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    Hi again. I think the main problem is the earth axis shaft. This is long, thin and supports several other shafts and gears. Unfortunately it's only supported at its base by a 5 mm brass tube. So the whole earth-moon assembly can rock from side to side when you move the orbit arm. This is enough to disengage occasionally from the 11m1 tall gear and the 127m1 gear. Because the 11m1 gear is supported by a much larger gear at its base, I don't find this rocks too much.In an ideal world I would redesign the orbit arm by changing the 2 off 10m1 gears so that the 12m1 bevel gear is moved away from the earth-moon assembly axis. Then the earth-moon assembly bearing could be doubled or tripled in length which would help significantly. I can't promise that this will happen in the near future though, as other projects are vying for my attention :-(.cheers

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  • Thanks. Your message tailed off... Do you mean it is too loose or too tight? Have you drilled the bearing hole straight? One future improvement area in my model is that the bearings of some of these key gears are a bit short and therefore the shafts can precess slightly. This leads to a fair bit of slop in the design, which is visible if you move the orbit arm from side to side. This can sometimes cause the moon wheel to slip round the large year wheel. Generally speaking though, all the parts were printed as published and no special fettling was required during assembly. Please send more information if you need guidance.Cheersdr_phil

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  • Hi ZoliHe released an early version of his sketch which is attached to one of the comment chains below, but was reluctant to share the full version openly on the forum. He hasn't posted for many months now, unfortunately. Having said that, I didn't really find the manual calibration method too onerous, and once it's done you don't need to repeat it.Cheersdr_phil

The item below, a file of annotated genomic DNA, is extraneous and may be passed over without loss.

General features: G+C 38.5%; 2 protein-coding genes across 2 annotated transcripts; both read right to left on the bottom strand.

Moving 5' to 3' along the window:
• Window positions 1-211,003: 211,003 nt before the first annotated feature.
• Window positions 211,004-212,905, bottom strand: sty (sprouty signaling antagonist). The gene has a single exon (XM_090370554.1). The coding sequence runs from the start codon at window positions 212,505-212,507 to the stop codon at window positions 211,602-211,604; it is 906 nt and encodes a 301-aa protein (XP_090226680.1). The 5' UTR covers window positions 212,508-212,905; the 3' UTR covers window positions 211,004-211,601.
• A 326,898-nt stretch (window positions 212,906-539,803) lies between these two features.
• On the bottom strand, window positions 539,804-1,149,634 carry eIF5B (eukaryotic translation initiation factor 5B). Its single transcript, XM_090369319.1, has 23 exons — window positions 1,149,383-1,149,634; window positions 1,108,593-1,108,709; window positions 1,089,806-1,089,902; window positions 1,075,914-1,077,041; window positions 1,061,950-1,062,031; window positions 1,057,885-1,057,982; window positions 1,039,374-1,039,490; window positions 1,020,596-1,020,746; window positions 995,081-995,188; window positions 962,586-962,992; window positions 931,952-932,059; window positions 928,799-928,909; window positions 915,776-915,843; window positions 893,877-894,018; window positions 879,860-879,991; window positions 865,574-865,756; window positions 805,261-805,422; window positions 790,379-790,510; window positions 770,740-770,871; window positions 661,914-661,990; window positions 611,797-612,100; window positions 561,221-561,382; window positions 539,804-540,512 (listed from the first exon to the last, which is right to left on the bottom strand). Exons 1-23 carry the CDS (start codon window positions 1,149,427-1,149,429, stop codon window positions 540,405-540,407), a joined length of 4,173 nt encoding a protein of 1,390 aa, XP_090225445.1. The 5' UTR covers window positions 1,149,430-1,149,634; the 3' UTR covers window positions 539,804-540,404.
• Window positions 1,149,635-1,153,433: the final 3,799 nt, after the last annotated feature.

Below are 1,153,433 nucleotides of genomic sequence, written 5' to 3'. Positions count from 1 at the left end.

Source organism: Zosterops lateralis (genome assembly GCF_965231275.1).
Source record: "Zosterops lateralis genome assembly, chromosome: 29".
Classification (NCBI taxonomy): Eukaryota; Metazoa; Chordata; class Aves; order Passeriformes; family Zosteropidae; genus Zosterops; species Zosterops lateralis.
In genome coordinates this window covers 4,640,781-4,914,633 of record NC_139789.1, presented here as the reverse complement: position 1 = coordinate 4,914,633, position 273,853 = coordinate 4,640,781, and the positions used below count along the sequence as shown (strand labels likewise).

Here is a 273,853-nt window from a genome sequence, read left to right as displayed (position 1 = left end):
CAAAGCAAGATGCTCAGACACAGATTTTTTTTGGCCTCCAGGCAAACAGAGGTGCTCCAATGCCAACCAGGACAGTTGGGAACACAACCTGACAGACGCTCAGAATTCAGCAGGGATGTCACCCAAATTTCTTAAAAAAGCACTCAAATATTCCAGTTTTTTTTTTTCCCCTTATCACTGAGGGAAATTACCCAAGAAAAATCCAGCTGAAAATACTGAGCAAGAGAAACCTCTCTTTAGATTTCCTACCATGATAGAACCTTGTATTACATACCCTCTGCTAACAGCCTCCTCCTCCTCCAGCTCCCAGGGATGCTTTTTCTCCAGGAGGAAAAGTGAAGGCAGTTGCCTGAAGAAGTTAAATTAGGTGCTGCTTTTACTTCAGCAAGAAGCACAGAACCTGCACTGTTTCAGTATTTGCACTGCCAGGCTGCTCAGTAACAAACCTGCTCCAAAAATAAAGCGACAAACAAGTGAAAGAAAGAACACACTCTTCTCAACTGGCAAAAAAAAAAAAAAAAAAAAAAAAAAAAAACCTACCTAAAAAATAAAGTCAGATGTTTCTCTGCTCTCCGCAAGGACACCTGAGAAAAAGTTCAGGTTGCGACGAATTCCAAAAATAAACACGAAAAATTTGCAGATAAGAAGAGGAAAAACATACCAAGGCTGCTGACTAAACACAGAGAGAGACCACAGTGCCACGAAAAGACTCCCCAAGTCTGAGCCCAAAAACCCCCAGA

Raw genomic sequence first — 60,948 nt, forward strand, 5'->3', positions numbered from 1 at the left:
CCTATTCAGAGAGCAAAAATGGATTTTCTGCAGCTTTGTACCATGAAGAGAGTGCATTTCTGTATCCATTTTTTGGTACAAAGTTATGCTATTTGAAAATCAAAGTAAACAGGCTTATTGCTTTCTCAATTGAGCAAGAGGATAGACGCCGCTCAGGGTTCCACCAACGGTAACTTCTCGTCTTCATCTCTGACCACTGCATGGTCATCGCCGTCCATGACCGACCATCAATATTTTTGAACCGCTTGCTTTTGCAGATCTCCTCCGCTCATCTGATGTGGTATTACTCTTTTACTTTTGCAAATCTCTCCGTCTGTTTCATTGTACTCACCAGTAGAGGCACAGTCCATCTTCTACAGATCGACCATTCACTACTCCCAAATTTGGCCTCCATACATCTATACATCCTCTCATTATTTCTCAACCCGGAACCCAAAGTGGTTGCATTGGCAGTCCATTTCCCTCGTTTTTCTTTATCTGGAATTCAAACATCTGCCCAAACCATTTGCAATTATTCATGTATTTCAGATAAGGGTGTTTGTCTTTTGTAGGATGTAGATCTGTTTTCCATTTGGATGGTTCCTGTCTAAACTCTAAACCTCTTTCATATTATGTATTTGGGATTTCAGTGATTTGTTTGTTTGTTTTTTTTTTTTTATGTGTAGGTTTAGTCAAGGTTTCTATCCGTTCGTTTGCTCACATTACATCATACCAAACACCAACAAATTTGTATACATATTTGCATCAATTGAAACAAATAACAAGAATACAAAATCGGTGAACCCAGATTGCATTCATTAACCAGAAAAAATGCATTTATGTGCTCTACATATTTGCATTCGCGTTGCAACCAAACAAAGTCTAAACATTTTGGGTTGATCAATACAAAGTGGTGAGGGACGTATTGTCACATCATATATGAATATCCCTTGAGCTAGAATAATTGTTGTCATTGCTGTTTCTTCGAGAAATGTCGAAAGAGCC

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  • Thanks for that - I'll give it a try as soon as I get chance!

    Hi - yes I suppose you could use a 16x2 LCD, but you will have to completely rewrite those parts of the code that address the screen. I used the OLED screen because it has high resolution, good visibility and viewing angle and uses I2C. The LCD screen (if I recall correctly) uses many wires to the Arduino, which I probably didn't have spare. Oh, and forget the graphing. Other than that, I can't see why it wouldn't work on a Mega. Some of the pins might need to be changed for SPI / I2C / interrupts etc.Good luck and please post when you've finished...